Cartels: The New Face of Mexico's Democracy

Date
2013-04-30
Authors
Nye, Barret Jackson
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Abstract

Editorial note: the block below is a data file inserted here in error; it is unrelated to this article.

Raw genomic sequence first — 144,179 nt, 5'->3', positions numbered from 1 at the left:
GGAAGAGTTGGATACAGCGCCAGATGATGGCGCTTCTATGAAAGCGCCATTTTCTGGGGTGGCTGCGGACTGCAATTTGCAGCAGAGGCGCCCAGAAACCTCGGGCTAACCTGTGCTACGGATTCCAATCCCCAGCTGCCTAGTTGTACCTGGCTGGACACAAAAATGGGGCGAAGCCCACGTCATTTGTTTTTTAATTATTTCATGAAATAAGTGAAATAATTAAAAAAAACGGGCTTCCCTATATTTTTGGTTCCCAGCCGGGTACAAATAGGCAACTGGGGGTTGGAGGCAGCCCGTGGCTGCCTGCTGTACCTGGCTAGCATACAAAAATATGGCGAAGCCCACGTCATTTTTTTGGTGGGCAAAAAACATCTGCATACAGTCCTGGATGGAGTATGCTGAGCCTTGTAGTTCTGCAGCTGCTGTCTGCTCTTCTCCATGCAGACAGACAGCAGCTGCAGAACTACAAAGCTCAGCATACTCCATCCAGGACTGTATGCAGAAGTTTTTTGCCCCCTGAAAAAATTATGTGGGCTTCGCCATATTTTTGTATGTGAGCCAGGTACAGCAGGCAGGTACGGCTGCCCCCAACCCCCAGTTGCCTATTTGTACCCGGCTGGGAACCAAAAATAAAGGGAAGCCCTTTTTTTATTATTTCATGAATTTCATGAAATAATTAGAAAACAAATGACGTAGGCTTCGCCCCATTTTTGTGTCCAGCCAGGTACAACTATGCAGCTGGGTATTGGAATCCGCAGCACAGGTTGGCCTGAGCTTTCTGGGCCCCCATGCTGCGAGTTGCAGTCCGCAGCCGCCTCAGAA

This thesis demonstrates why the Mexican drug cartels pose the single greatest threat to Mexico’s democratic institutions. A comprehensive analysis of the shift in Mexican politics from the authoritarian rule of the PRI to the current democracy it is today, coupled with the concurrent shift in the drug trade market, provided the perfect opportunity for the cartels to emerge as the most formidable threat to Mexico’s fledgling democracy. This thesis examines how this concurrent evolution occurred which allowed the cartels to infiltrate and corrupt the foundational institutions that are the backbone to a democracy. In addition, an analysis is provided detailing the insidious influence the cartels have on the political sector, the military, law enforcement agencies, and elections. This thesis concludes that had the concurrent shifts not occurred simultaneously then Mexico’s democracy would offer not only a better quality of democracy to its people, but also safety within its borders.

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